CALL FOR PAPERS

The post-COVID-19 moment in both academia and state practice emphasizes the need to explore security challenges emanating from multifaceted ‘nontraditional’ quarters. Thus, a state-centric ‘top-down’ delineation of traditional ‘national security’ is insufficient for addressing emergent sectors and variables associated with an increasingly dynamic threat matrix.

The domestic attributes of ‘nontraditional’ security areas may be said to reflect the interplay of indigenous, inter-sectorial contexts, combined with the pressures of geo-proximity and key global processes such as climate change. Considering this, non-traditional security – encompassing such themes as food, economic and business, health, environmental, and even cultural security present a dynamic configuration beyond the scope of hard-power strategizing. In the South Asian context, particularly, a breakdown in ‘human security’, illustrated through resource scarcity, inter-state institutional instability, and the rise of ethnic and religious violence, necessitates a recognition of otherwise marginalized referents and agents of ‘security’.

The world after COVID-19 is unlikely to return to the world that was. Many trends already underway in the global economy are being accelerated by the impact of the pandemic. This is especially true of the digital economy, with the rise of digital behavior such as remote working and learning, telemedicine, and delivery services. The business world has been heavily affected with impacts saliently visible on global, regional, and domestic logistic, supply chain, organizational behaviour and by extension undermining basic necessities of life. This jeopardy constitutes risk to human security and the proliferation of the threat of non-traditional security.

Other structural changes may also accelerate, including the regionalization of supply chains and a further explosion of cross-border data flows. The future of work has arrived faster, along with its challenge, many of them potentially multiplied, such as income polarization, worker vulnerability, and the need for workers to adapt to occupational transitions. This acceleration is the result of not only the technological advances but also of new considerations for health and safety, and economies and labor markets will take time to recover and will likely emerge changed.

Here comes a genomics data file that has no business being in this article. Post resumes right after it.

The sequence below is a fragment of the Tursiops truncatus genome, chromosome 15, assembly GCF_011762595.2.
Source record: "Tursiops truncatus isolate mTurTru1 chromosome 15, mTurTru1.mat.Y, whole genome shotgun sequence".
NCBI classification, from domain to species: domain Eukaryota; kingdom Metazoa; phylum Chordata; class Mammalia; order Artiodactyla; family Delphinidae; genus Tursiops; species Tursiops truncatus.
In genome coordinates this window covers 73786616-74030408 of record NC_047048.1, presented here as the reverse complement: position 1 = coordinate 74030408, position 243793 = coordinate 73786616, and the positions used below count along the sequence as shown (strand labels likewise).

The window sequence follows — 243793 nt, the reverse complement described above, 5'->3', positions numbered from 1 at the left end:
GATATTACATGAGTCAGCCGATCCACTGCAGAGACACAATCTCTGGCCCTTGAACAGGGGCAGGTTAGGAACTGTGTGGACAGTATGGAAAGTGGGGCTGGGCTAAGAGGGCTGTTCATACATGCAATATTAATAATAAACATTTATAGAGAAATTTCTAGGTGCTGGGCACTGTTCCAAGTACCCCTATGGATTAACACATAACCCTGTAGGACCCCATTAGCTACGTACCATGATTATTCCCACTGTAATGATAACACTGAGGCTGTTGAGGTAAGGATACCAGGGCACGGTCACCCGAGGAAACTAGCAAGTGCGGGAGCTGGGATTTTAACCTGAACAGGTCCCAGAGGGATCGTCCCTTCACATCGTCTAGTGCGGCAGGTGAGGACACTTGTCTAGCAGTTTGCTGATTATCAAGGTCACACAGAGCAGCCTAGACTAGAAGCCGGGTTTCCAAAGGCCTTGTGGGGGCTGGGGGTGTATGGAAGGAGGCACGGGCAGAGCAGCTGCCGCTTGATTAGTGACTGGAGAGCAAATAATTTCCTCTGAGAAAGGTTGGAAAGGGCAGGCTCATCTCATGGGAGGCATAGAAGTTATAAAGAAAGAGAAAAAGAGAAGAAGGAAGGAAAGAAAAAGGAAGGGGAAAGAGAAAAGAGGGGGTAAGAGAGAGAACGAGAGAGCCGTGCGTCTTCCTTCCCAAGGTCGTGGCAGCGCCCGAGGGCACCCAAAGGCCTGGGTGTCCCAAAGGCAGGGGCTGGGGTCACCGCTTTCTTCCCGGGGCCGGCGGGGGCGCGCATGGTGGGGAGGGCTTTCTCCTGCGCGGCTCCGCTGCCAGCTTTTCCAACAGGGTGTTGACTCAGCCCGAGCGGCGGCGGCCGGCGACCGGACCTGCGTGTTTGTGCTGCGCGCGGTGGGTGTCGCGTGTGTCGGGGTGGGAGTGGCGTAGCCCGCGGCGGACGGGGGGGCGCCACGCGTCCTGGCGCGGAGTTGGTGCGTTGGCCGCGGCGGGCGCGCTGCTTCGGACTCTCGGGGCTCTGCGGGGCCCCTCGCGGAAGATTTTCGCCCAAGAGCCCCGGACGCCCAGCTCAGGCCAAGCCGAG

With the amplification of these trends, the realities of this crisis have triggered a reconsideration of several beliefs, with possible effects on long-term choices for the economy and society. These effects range from attitudes about efficiency versus resilience, the future of capitalism, densification of economic activity and living, industrial policy, our approach to problems that affect us all and call for global and collective action—such as pandemics and climate change—to the role of government and institutions. As history has shown, choices made during crises can shape the world for decades to come. What will remain critical is the need for collective action to build economies that deliver inclusive economic growth, prosperity, and security for all.

More troubling are the numerous protracted conflicts compounding the unfinished consequent(s) of the COVID-19 pandemic. With an end of the war not in the horizon, non-traditional security threats are expected to spike in coming months if not years. It is in this backdrop that the conference aims to analyze multi-faceted aspects of human security and the development of a world still recovering from the pandemic.

The call for paper welcomes contributions that offer both theoretical and empirical analysis on the subject of Non-traditional security challenges – NTSC. The papers should be premised within domestic, regional, and global context. In the light of theory and praxis of security studies, policy studies and international economy – business, the contribution should unravel the multifaceted manifestations of NTSC in contemporary global, regional and domestic affairs. The contributions should also seek to proffer answers to these questions, what are the socio-political, geo-economic, and geo-political implications of NTSC? Will the NTSC further accentuate the un-flattened world by growing the divide between the global north and south, and should the NTSC be estimated as the beginning of a new security challenges? To what extent is the new emerging (non-traditional security threat) a product of neo-liberal economy and how different are these challenges from the traditional security threats? How much pragmatism does the world holds to confront the pressing challenges posed by?